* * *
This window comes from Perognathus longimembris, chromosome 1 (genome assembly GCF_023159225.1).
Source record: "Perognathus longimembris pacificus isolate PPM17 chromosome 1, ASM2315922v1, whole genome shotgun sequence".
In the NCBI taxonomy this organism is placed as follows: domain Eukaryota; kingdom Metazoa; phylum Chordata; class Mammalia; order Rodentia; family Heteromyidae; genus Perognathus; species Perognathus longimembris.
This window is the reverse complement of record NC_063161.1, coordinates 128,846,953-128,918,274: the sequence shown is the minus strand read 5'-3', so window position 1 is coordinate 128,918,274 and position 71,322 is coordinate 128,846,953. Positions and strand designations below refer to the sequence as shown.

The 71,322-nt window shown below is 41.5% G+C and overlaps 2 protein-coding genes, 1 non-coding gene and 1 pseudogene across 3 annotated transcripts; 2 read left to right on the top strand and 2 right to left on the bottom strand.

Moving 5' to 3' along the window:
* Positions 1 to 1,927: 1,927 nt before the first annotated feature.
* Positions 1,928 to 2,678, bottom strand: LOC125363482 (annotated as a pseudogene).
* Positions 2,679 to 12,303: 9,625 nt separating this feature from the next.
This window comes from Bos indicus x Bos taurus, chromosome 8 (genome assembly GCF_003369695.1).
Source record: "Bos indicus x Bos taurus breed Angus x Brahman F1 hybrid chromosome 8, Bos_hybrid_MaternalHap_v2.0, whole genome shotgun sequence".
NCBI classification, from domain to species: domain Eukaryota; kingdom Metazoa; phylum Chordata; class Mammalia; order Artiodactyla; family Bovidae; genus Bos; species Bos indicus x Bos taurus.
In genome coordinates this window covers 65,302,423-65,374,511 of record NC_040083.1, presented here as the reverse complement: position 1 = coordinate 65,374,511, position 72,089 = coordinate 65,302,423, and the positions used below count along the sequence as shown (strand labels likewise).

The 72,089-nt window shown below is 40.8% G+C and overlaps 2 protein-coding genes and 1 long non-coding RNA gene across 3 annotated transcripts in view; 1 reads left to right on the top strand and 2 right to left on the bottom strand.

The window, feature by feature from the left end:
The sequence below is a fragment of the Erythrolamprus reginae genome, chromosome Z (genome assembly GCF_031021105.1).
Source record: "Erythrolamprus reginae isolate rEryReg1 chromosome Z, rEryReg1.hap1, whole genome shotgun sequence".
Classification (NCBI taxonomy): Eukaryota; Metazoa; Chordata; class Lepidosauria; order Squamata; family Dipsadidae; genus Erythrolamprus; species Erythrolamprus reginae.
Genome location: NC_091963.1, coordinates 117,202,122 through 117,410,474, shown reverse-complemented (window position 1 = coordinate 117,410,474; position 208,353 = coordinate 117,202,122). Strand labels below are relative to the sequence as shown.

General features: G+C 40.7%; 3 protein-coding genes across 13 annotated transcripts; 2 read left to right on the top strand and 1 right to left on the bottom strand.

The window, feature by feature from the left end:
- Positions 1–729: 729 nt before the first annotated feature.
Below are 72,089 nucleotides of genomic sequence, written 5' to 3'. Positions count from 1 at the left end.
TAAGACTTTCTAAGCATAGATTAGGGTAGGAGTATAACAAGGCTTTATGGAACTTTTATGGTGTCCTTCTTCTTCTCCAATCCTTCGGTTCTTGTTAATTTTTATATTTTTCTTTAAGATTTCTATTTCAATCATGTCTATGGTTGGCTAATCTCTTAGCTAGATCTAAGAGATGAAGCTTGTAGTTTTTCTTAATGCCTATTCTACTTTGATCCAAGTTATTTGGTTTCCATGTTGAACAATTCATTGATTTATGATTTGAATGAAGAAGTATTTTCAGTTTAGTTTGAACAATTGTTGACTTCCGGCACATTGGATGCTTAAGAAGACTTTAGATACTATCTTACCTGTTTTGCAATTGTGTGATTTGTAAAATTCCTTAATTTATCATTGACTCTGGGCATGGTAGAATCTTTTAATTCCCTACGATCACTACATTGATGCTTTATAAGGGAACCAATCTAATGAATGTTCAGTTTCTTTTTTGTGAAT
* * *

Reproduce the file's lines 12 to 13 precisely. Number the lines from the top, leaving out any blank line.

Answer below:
NCBI classification, from domain to species: domain Eukaryota; kingdom Metazoa; phylum Chordata; class Mammalia; order Artiodactyla; family Bovidae; genus Bos; species Bos indicus x Bos taurus.
In genome coordinates this window covers 65,302,423-65,374,511 of record NC_040083.1, presented here as the reverse complement: position 1 = coordinate 65,374,511, position 72,089 = coordinate 65,302,423, and the positions used below count along the sequence as shown (strand labels likewise).